Your chopping board stands up to a lot of tests during a typical day. The juice of fruits, berries, vegetables, and meat leaves traces on it, and an ineradicable smell appears from the fish. We soak the board in hot water, constantly scratching with a knife. Cutting boards are kitchen workhorses that steadfastly fulfill their duties day in and day out. In this article, we’ll walk you through everything you need to know about the types of cutting boards and how to care for them.
Wooden cutting boards
Wooden cutting boards are popular. They are beautiful and gentle on knives. Wood is a soft material; the knife sinks into it without becoming dull. Greenpeace will be against it, but wood planks can be used for most kitchen tasks. The flip side of the coin; Because of their softness, wooden planks often suffer. Poor quality, serrated knives damage them easily.
Due to the natural antiseptic qualities of wooden boards, bacteria do not spread so rapidly on them. However, they must still be thoroughly washed, especially tropical wood planks such as teak, which absorb bacteria.
How to care for wood planks
Immediately after use, wash the wooden board in warm water and dry. Then lay it on a horizontal surface to prevent the board from warping. Never soak the board, but remove stains from berry juice and vegetables, sprinkle it with salt and soda, and then rub it with half a lemon. It would be nice to oil a wooden plank once a year. Pedantic cooks do this once a month.
Use petroleum jelly or edible beeswax to saturate the board, which can be found at any pharmacy. Apply the grease to a dry board and let it sit for a few hours, then wipe off any excess. You don’t need to use sunflower or olive oil to give the board an unpleasant odor.
Favorite kitchen boards will need rebuilding after years of service. Sand deep cuts with coarse sandpaper, then buff off small flaws. Wash the board with soap and oil.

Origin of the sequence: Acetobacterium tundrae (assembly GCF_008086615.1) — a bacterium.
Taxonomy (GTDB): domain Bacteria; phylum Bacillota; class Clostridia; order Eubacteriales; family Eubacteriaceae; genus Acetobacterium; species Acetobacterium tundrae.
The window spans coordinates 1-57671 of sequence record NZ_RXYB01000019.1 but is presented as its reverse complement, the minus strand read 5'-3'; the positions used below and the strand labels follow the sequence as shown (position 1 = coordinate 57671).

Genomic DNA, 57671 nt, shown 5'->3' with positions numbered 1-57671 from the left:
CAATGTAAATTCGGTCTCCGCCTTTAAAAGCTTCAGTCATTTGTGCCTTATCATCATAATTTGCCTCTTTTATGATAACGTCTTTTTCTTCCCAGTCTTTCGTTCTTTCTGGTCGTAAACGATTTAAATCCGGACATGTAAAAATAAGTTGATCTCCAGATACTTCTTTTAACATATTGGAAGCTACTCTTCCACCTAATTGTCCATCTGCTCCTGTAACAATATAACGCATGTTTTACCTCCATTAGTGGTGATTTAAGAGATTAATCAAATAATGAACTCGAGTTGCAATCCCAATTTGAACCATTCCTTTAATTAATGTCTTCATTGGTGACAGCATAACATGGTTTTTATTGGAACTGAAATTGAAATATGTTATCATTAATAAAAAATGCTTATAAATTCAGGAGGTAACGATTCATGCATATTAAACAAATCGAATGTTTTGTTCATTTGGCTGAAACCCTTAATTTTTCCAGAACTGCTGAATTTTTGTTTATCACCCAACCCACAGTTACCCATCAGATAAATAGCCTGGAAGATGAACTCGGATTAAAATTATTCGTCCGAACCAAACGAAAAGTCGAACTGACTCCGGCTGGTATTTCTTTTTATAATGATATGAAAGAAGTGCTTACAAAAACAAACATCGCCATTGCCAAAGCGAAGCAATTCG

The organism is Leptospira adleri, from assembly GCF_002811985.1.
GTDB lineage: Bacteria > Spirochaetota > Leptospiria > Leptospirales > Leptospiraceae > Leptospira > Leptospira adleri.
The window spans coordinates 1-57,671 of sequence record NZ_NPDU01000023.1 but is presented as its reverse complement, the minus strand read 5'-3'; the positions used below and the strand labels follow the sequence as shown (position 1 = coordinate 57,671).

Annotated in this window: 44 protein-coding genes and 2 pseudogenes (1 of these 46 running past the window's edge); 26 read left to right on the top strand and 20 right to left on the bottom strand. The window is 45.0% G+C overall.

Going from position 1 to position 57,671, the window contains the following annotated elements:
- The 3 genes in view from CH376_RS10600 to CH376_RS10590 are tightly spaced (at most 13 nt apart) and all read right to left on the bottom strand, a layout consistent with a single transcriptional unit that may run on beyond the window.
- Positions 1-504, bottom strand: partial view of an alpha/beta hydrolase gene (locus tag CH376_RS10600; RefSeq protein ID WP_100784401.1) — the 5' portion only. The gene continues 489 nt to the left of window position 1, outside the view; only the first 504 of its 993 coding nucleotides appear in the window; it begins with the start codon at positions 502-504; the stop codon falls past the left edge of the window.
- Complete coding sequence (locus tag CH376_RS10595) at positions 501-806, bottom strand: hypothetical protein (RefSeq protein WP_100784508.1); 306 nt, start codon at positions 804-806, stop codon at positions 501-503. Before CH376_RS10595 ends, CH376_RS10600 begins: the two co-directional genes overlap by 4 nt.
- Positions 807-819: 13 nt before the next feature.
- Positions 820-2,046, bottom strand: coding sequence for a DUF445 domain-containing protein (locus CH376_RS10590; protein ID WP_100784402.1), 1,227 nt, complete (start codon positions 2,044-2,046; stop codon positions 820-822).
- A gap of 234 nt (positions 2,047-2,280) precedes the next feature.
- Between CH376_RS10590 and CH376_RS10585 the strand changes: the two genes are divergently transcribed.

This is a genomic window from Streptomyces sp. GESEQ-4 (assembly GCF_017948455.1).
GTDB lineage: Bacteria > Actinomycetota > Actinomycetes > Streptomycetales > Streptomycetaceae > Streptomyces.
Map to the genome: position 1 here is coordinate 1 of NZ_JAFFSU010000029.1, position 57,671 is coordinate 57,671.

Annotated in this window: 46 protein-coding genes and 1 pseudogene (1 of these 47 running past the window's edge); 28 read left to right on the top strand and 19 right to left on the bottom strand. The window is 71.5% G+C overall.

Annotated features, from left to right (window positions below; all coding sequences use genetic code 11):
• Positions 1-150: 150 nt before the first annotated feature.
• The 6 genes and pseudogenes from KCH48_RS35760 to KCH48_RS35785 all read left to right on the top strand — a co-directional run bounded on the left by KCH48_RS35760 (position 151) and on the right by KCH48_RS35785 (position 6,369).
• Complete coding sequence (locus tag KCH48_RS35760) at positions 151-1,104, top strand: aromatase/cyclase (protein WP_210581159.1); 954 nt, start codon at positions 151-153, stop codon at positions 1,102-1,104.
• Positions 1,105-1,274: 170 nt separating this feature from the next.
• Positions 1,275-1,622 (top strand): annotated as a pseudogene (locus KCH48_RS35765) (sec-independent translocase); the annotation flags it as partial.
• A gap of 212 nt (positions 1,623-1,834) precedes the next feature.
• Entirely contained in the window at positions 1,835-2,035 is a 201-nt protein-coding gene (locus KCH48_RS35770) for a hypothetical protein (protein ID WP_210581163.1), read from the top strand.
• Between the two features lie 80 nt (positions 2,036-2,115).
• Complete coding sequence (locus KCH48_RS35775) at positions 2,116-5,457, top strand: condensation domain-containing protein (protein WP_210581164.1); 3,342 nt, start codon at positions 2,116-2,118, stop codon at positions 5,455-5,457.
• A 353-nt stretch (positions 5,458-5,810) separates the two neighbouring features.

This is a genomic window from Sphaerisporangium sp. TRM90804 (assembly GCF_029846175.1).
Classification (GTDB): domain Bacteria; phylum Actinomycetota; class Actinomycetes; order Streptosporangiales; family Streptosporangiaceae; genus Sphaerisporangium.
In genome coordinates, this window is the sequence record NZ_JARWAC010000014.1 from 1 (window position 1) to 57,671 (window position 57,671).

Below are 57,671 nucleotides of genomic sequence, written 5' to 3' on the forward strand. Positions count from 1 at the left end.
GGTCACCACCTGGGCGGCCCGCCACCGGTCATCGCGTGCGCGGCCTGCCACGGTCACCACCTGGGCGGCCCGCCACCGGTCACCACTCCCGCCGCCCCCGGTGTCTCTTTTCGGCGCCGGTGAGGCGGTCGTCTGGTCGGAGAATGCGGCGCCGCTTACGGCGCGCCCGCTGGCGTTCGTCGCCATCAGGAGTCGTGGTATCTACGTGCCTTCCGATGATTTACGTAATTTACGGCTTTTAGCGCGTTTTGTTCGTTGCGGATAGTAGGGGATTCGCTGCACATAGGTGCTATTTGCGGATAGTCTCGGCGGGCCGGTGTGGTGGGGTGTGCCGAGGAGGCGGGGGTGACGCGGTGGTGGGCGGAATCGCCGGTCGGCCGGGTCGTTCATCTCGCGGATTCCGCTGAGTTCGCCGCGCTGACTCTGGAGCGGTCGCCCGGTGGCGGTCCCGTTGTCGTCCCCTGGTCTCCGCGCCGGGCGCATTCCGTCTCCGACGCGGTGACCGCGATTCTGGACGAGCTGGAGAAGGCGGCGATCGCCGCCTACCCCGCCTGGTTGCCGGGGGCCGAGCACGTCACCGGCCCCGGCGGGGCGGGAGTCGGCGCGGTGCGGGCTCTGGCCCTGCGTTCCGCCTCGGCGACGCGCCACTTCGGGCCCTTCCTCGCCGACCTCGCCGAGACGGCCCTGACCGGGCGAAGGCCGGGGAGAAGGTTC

Even a deformed wooden board can be leveled; put a damp cloth on the damaged area and iron it with an iron. Repeat until the defect is eliminated. Dry your board thoroughly before using.
Bamboo cutting boards
Bamboo planks have the same qualities as wood planks, but they are more environmentally friendly as bamboo trees grow very quickly. Bamboo is also endowed with antimicrobial properties but is a little harsher on knives than wood because it is stronger. A big plus; bamboo boards are stain-resistant and retain their light color for a long time.
How to care for a bamboo board
Wash your bamboo board with soap and water. Do not soak it. Bamboo strips are often combined with water-soluble glue; soaking the board can fall apart or deform.
Plastic cutting boards
In contrast to wooden and bamboo, plastic boards are cheaper and do not require a reverent attitude; they can be washed in the dishwasher and stored anywhere. However, they do not have antibacterial and antimicrobial properties, so they should be washed with a disinfectant detergent after each use.
How to care for a plastic board
Plastic boards do not require additional maintenance other than thorough washing, but they need to be changed more often. If the wooden one serves you for more than 10 years, then the plastic one will turn yellow in a year, covered with scratches and stains.
Glass, marble, and slate cutting boards
Glass, marble, and slate boards are not stained and scratched, easy to clean, but deadly for knives; they literally dull with every touch. It is more rational to use these boards for kneading dough or for serving.
How to care for glass and stone boards
Wash glass, marble, and slate boards by hand with soap and then disinfect. They have no antibacterial properties. A disinfectant solution is easy to make at home; mix two parts vinegar with one part water. Sprinkle the resulting liquid on the board, and after a few seconds, wipe with a cloth.
Adapted and translated by Wiki Avenue Staff
Sources: Life hacker